LINGUIST List 32.264

Wed Jan 20 2021

Confs: Gen Ling, Hist Ling, Ling Theories, Text/Corpus Ling/Germany and Online

Editor for this issue: Lauren Perkins <laurenlinguistlist.org>



Date: 20-Jan-2021
From: Kristin Kopf <kopfids-mannheim.de>
Subject: Free Variation = Unexplained Variation? Empirical and Theoretical Approaches to Optionality in Grammar (DGfS 2021)
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Free Variation = Unexplained Variation? Empirical and Theoretical Approaches to Optionality in Grammar (DGfS 2021)

Date: 24-Feb-2021 - 26-Feb-2021
Location: Freiburg i. Breisgau, Baden-Wuerttemberg/Online, Germany
Contact: Thilo Weber
Contact Email: < click here to access email >
Meeting URL: https://bit.ly/3nTUC0s

Linguistic Field(s): General Linguistics; Historical Linguistics; Linguistic Theories; Text/Corpus Linguistics

Meeting Description:

The 43rd annual meeting of the German Linguistic Society (DGfS, Deutsche Gesellschaft für Sprachwissenschaft) will be held at the University of Freiburg (Germany) from 24-26 February, 2021. The overarching topic is ''Modelling and Evidence''. This workshop will be one of 15 thematic sections.

Recent years have seen an increasing interest in grammatical (in particular: syntactic) variation (e. g. Dufter et al. 2009), e. g. genitive variation in English, copula variation in Spanish, linking elements (Fugenelemente) in German compounds. Statistical models are employed to predict speakers' choices as accurately as possible (e. g. Bresnan & Ford 2010). However, there always remains a portion of unexplained data, often thought to be ''free'' variation (Cappelle 2009). But what exactly is it that we are left with if we strip away all possible extralinguistic and intralinguistic factors? Is it random noise or something systematic? How do we tackle it methodologically? And what are its implications for our respective grammatical theories (e. g. how do we model form-function relations)?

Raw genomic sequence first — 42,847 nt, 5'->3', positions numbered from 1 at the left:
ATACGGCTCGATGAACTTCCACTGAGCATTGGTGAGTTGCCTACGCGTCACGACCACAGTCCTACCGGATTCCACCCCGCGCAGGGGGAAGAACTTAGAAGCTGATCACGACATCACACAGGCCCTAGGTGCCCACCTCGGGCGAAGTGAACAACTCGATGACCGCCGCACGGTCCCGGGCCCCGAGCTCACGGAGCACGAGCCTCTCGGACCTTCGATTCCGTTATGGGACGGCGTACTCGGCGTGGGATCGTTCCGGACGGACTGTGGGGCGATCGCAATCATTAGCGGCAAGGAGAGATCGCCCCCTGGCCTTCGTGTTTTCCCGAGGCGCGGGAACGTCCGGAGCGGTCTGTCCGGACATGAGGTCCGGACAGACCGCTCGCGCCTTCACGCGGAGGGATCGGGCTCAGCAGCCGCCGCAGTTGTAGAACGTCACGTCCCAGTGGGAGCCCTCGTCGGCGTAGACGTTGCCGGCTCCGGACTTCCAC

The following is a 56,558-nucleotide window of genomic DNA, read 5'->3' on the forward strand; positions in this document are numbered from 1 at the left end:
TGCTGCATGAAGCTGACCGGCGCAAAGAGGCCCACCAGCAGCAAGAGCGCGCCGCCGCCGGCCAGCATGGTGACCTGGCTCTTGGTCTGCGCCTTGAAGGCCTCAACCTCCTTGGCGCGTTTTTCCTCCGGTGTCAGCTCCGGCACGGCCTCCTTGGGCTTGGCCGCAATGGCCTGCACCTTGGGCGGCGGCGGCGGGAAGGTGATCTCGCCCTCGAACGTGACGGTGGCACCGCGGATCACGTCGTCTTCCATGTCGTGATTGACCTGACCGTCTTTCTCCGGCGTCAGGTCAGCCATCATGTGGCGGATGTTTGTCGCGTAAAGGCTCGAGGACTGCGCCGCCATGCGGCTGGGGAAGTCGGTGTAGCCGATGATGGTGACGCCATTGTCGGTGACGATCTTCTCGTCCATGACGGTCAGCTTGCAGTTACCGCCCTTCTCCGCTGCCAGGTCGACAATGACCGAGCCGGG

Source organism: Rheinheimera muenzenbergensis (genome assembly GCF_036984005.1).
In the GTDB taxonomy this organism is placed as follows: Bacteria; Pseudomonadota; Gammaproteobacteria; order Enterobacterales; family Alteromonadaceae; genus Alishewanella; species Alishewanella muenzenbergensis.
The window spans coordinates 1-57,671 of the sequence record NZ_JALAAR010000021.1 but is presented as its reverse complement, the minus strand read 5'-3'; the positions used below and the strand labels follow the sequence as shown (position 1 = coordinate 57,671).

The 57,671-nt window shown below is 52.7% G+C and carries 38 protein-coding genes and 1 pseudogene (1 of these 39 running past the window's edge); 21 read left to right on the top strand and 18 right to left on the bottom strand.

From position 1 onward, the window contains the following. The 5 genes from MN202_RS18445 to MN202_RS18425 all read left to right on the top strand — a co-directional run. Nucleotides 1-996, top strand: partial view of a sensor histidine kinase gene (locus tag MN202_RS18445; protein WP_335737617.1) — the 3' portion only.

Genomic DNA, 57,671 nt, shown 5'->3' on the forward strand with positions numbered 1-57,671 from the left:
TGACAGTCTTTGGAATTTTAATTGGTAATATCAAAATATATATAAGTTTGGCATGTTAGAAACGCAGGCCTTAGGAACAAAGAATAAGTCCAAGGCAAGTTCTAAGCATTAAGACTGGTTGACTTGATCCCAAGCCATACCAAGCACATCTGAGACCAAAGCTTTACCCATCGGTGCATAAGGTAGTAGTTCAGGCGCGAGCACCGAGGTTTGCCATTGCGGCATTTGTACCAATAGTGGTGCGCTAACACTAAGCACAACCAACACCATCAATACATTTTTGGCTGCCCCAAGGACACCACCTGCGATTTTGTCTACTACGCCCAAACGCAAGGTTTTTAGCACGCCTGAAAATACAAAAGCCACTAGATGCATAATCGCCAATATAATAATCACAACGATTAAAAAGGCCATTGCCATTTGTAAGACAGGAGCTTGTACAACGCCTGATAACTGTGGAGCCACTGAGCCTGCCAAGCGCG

The questions we want to address include, but are not limited to, the following:
- (How) Can we benefit methodologically and theoretically from assuming free variation?
- How can we study free variation? How similarly do variants have to be distributed to be considered in “free” variation
- What are the implications for our models of grammar?
- How does free variation come into existence? Can it be diachronically stable or do free variants tend to become functionalized in the long run?
- Are there different types (and if so: what types) of free variation? Are there general differences across e. g. phonology, morphology and syntax?
- What role is played by frequency and gradience? Do free variants necessarily need to occur at equal frequencies and/or be equally acceptable?

The talks are looking at the topic from different theoretical perspectives and areas of linguistics (most prominently phonology, morphology, and syntax), analyzing data from a number of languages and dialects such as Aanaar Saami, Catalan, Cochabamba Quechua, English, German, French, Luxembourgish, Norwegian, Pomerano, Yucatec Maya and others.


Program Information:

Full programme of the workshop including abstracts: https://bit.ly/3nTUC0s

Workshop organizers: Kristin Kopf & Thilo Weber (IDS Mannheim)

Invited speaker: Freek Van de Velde (KU Leuven): Didymophilia in language

Registration: https://www.linguistik.uni-freiburg.de/43rd-annual-conference-of-the-german-linguistic-society-dgfs/registration-1?set_language=en (early-bird fee: 15 Euro, until Feb. 1st, registration is for the whole conference)

References:
Bresnan, Joan & Marylin Ford. 2010. Predicting Syntax: Processing Dative Constructions in American and Australian Varieties of English. Language 86 (1), 168-213.
Cappelle, Bert. 2009. Can we factor out free choice? In: Dufter et al. (eds), 183-201.
Dufter, Andreas, Jürg Fleischer & Guido Seiler (eds.). 2009. Describing and modeling variation in grammar. Berlin, New York: de Gruyter.




Page Updated: 20-Jan-2021